Kirkinner, Wigtownshire, Scotland Genealogy
This is a guide to the history and major genealogical records of Scotland as they pertain to the parish of Kirkinner. To learn more about how to use these records to search for your ancestors, go to the Scotland: Research Strategies.
History[edit | edit source]
KIRKINNER, a parish, in the county of Wigton containing the hamlets of Marchfarm and Slohabert, 3 miles (S. by W.) from Wigton. This place, which is of very remote antiquity, derives its name from the virgin saint Kinneir, by whom its ancient church was consecrated, and who suffered martyrdom at Cologne in the year 450. The parish is bounded on the east by the bay of Wigton, along which it extends for about three miles, and on the north by the river Bladenoch. The church, erected in 1828, is a handsome and substantial structure containing 800 sittings, and is situated at a small distance to the east of the village.
The New Statistical Account of Scotland (pub. 1834-45) offers uniquely rich and detailed parish reports for the whole of Scotland, covering a vast range of topics including history, agriculture, education, trades, religion and social customs. The reports, written by the parish ministers, are available online at The Statistical Account of Scotland 1791-1845. Also available at the Family History Library.
Census Records[edit | edit source]
A census is a count and description of the population, taken by the government, arranged by locality and by household. Read more about census records.
Census returns for Kirkinner, 1841-1891. The Family History Library also has a surname index for the 1841 census of Kirkinner as well as a surname index for the 1881 census for the whole of Wigtonshire.
The 1901 census of Scotland is indexed on ScotlandsPeople. To use it, you must register and pay a small access fee. All available censuses, 1841-1901, are indexed on this website. It may be easier for you to pay to use the website rather than access indexes through the library.
Church Records[edit | edit source]
The Established Church of Scotland was Presbyterian. Read more about church records.
Here are the pre-1855 records that exist for this parish.
Established Church—Old Parochial Registers[edit | edit source]
|Years Covered||FHL Film Number|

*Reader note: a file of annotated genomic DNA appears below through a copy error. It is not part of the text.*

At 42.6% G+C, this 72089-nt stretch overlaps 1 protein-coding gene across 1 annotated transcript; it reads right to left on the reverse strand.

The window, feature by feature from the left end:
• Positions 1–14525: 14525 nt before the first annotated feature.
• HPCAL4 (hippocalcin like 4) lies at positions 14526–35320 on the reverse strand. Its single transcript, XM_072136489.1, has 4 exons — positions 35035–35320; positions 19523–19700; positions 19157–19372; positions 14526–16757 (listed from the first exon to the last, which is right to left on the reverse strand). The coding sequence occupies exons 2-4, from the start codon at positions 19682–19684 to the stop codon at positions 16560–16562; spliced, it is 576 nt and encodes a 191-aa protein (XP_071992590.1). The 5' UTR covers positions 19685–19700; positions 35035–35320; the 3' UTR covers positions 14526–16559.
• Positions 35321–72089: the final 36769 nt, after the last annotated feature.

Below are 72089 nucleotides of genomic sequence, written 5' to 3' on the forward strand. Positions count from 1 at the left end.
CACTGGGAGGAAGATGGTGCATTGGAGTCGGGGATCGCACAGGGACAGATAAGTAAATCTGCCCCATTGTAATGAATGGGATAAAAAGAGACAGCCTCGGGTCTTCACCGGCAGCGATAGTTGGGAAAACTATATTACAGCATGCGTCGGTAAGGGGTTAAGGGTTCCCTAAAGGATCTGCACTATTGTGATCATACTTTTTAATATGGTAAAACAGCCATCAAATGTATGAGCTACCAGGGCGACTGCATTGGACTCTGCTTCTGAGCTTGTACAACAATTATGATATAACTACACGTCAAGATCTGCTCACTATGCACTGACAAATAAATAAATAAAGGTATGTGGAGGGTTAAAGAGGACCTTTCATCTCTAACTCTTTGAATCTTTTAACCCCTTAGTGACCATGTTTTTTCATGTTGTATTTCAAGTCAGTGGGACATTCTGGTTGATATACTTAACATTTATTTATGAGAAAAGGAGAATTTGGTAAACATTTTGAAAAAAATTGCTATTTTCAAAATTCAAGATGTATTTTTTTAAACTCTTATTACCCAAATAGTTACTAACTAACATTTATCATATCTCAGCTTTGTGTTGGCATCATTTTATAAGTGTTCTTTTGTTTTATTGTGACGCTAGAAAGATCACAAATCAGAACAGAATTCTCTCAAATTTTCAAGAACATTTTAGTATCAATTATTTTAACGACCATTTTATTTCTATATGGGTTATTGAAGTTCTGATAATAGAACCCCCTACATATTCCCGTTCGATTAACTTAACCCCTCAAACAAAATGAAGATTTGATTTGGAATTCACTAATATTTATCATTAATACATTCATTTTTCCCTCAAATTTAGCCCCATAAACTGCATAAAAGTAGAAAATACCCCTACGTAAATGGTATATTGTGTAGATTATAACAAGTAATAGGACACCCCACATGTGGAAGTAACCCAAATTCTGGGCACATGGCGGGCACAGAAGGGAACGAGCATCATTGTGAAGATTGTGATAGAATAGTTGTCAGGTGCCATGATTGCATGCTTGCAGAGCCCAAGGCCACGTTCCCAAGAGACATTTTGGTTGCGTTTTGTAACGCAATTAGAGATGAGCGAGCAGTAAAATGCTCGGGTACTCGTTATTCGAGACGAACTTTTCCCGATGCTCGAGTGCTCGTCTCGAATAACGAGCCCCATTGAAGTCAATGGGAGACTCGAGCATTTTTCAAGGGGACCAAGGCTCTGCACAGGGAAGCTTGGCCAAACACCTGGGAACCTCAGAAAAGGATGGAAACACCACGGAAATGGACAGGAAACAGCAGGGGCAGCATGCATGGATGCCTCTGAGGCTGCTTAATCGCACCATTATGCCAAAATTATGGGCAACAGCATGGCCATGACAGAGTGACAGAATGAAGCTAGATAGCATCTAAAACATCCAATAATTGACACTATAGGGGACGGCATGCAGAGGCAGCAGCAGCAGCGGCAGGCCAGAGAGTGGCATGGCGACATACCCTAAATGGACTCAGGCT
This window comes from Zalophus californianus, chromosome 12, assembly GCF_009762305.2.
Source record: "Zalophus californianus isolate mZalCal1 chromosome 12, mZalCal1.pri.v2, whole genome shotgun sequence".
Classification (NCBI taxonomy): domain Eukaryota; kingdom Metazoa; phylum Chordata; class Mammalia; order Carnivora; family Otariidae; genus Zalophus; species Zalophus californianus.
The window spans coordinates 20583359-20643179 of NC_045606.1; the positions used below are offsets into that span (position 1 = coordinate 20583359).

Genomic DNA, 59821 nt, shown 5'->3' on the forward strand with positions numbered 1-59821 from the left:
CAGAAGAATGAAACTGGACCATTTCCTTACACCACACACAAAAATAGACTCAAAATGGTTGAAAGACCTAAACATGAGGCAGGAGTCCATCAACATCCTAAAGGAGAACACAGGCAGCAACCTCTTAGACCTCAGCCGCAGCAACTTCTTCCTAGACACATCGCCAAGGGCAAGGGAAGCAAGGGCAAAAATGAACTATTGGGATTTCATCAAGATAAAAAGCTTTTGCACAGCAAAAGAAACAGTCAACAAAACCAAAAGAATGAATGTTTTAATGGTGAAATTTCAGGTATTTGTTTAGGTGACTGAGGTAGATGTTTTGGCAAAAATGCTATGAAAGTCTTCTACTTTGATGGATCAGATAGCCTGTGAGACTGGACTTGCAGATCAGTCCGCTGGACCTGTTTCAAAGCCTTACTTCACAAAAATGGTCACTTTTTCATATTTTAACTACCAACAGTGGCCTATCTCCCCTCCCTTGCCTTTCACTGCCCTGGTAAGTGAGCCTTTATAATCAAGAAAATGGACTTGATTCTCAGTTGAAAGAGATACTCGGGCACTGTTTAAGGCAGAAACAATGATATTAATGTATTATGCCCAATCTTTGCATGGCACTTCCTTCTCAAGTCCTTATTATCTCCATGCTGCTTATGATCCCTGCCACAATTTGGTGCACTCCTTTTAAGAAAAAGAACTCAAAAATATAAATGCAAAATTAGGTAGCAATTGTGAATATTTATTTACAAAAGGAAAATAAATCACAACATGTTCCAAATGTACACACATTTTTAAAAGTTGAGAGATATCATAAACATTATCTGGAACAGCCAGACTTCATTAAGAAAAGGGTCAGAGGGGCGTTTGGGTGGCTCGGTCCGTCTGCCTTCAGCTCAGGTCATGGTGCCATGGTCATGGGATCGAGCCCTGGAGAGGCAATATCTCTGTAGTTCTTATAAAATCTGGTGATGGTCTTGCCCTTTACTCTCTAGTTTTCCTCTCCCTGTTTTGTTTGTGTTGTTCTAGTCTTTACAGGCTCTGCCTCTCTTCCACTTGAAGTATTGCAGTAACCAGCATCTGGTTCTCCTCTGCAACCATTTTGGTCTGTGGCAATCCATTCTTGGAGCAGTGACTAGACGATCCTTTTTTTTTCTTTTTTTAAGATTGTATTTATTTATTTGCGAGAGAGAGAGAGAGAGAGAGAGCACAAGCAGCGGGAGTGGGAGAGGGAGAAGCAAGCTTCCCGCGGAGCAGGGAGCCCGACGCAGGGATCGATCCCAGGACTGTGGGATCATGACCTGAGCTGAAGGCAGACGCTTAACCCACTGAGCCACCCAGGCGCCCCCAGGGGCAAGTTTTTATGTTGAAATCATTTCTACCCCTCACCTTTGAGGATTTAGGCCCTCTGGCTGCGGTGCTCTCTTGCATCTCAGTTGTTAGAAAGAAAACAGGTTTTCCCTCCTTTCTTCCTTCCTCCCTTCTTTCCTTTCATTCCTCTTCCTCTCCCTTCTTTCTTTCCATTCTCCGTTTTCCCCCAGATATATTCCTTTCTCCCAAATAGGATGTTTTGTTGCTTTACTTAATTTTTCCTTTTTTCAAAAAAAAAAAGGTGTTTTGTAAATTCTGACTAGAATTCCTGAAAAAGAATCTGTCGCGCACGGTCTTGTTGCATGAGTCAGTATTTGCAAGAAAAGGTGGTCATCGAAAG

Condition of Original Registers[edit | edit source]
Index: For an index to these records, see Scotland’s People website, a pay-for-view website. The Scottish Church Records Index is also still available at the Family History Library in Salt Lake City. Some records may also be indexed in other FamilySearch collections for Scotland. Some records may also be indexed in other FamilySearch collections for Scotland.
Births: There are no entries February 1698–September 1702, April 1721–September 1726, October 1728–February 1730, and December 1735–January 1737. Records are incomplete 1744–1754 inclusive also 1766–1776 inclusive and 1784–1793 inclusive. Entries out of chronological order occasionally occur.
Marriages: There are no entries June 1699–December 1702 and July 1742–November 1779. The fact of marriage is not stated in the entries from 1779 until after 1820.
Source: Key to the Parochial Registers of Scotland, by V. Ben Bloxham, pub. 1970. British Book 941 K23b
Established Church—Kirk Session Records[edit | edit source]
The Kirk session was the court of the parish. The session was made up of he minister and the land owners and business men of the parish, chosen to serve on the session. The Kirk session dealt with moral issues, minor criminal cases, matters of the poor and education, matters of discipline, and the general concerns of the parish. Kirk session records may also mention births, marriages, and deaths.
Here is a list of the surviving Kirk session records for this parish:
Minutes 1702–1714, 1745–1845
Note: Available at the National Archives of Scotland, Edinburgh, record CH3/876.
Nonconformist Church Records[edit | edit source]
A nonconformist church is any church that is not the Established church. Read more about nonconformity in Scotland in the article on the Scotland Church Records Union List.
There are no known pre-1855 nonconformist churches for records for this parish.
Civil Registration Records[edit | edit source]
Government or civil registration of births, marriages, and deaths (also called statutory records) began on January 1, 1855 in Scotland. Each parish has a registrar's office and large cities have several. The records are created by the registrars and copies are sent to the General Register Office in Edinburgh. Annual indexes are then created for the records for the whole country.
See the article on Scotland Civil Registration for more information and to access the records.
Probate Records[edit | edit source]
Kirkinner was under the probate jurisdiction of the Commissary Court of Wigtown until 1823, and since then has been under the Sheriff's Court of Wigtown. Probate records for 1513- 1901 are indexed online at ScotlandsPeople. You must register on the website but use of the index to probate records, called 'Wills & Testaments,' is free. You may then purchase a copy of the document or, if the document is before 1823, it will be on microfilm at the Family History Library. To find the microfilm numbers, search in the library catalog for the 'Place-names' of Wigtown and the subject of 'Probate records.' Then click on the link to the records of the Commissariat of Wigtown.
The library also has some post-1823 probate records for Aberdeen. Look in the library catalog for the 'Place-names' of Aberdeen and the subjects of 'Probate Records' and 'Probate Records - Indexes.'
Read more about Scotland Probate Records.
[edit | edit source]
- Lewis, Samuel A., A Topographical Dictionary of Scotland (1846), pp. 98-121. Adapted. Date accessed: 06 March 2014.
Return to the Wigtownshire parish list.